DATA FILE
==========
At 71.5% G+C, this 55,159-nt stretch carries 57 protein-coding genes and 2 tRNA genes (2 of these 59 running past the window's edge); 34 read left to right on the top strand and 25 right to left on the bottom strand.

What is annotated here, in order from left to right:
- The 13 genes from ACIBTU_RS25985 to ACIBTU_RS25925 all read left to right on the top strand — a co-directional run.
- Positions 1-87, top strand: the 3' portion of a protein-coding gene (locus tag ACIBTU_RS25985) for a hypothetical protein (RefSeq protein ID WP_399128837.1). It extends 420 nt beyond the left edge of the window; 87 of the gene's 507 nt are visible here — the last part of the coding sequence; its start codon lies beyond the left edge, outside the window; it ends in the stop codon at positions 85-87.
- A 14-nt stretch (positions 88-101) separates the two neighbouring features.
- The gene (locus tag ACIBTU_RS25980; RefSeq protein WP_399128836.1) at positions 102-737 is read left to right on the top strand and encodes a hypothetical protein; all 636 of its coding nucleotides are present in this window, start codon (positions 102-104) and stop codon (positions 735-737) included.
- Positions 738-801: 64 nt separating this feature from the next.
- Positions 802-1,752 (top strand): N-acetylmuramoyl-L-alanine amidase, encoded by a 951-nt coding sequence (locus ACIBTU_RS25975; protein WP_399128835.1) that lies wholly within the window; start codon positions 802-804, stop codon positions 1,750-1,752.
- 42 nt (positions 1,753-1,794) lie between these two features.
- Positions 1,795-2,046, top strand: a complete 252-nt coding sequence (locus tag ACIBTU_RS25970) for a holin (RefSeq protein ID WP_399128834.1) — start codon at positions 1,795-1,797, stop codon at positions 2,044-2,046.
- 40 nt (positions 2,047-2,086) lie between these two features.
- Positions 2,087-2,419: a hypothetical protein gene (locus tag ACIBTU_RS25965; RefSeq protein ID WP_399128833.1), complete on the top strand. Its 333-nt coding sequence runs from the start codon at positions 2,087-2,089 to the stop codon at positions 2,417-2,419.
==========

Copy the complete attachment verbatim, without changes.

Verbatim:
At 71.5% G+C, this 55,159-nt stretch carries 57 protein-coding genes and 2 tRNA genes (2 of these 59 running past the window's edge); 34 read left to right on the top strand and 25 right to left on the bottom strand.

What is annotated here, in order from left to right:
- The 13 genes from ACIBTU_RS25985 to ACIBTU_RS25925 all read left to right on the top strand — a co-directional run.
- Positions 1-87, top strand: the 3' portion of a protein-coding gene (locus tag ACIBTU_RS25985) for a hypothetical protein (RefSeq protein ID WP_399128837.1). It extends 420 nt beyond the left edge of the window; 87 of the gene's 507 nt are visible here — the last part of the coding sequence; its start codon lies beyond the left edge, outside the window; it ends in the stop codon at positions 85-87.
- A 14-nt stretch (positions 88-101) separates the two neighbouring features.
- The gene (locus tag ACIBTU_RS25980; RefSeq protein WP_399128836.1) at positions 102-737 is read left to right on the top strand and encodes a hypothetical protein; all 636 of its coding nucleotides are present in this window, start codon (positions 102-104) and stop codon (positions 735-737) included.
- Positions 738-801: 64 nt separating this feature from the next.
- Positions 802-1,752 (top strand): N-acetylmuramoyl-L-alanine amidase, encoded by a 951-nt coding sequence (locus ACIBTU_RS25975; protein WP_399128835.1) that lies wholly within the window; start codon positions 802-804, stop codon positions 1,750-1,752.
- 42 nt (positions 1,753-1,794) lie between these two features.
- Positions 1,795-2,046, top strand: a complete 252-nt coding sequence (locus tag ACIBTU_RS25970) for a holin (RefSeq protein ID WP_399128834.1) — start codon at positions 1,795-1,797, stop codon at positions 2,044-2,046.
- 40 nt (positions 2,047-2,086) lie between these two features.
- Positions 2,087-2,419: a hypothetical protein gene (locus tag ACIBTU_RS25965; RefSeq protein ID WP_399128833.1), complete on the top strand. Its 333-nt coding sequence runs from the start codon at positions 2,087-2,089 to the stop codon at positions 2,417-2,419.